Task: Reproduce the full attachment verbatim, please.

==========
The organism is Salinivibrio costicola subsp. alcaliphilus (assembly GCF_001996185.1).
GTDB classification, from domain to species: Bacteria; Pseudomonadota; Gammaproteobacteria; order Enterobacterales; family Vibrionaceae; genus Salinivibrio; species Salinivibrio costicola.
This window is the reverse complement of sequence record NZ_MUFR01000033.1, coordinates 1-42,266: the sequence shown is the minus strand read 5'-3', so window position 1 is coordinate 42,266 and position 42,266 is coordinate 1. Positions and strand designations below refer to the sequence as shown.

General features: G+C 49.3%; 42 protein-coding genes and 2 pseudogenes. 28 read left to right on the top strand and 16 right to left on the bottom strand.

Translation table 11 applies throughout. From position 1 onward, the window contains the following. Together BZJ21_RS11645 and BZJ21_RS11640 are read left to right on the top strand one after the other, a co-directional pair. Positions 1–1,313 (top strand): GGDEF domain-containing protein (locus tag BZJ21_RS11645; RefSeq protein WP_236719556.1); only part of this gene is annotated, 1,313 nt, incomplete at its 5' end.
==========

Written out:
The organism is Salinivibrio costicola subsp. alcaliphilus (assembly GCF_001996185.1).
GTDB classification, from domain to species: Bacteria; Pseudomonadota; Gammaproteobacteria; order Enterobacterales; family Vibrionaceae; genus Salinivibrio; species Salinivibrio costicola.
This window is the reverse complement of sequence record NZ_MUFR01000033.1, coordinates 1-42,266: the sequence shown is the minus strand read 5'-3', so window position 1 is coordinate 42,266 and position 42,266 is coordinate 1. Positions and strand designations below refer to the sequence as shown.

General features: G+C 49.3%; 42 protein-coding genes and 2 pseudogenes. 28 read left to right on the top strand and 16 right to left on the bottom strand.

Translation table 11 applies throughout. From position 1 onward, the window contains the following. Together BZJ21_RS11645 and BZJ21_RS11640 are read left to right on the top strand one after the other, a co-directional pair. Positions 1–1,313 (top strand): GGDEF domain-containing protein (locus tag BZJ21_RS11645; RefSeq protein WP_236719556.1); only part of this gene is annotated, 1,313 nt, incomplete at its 5' end.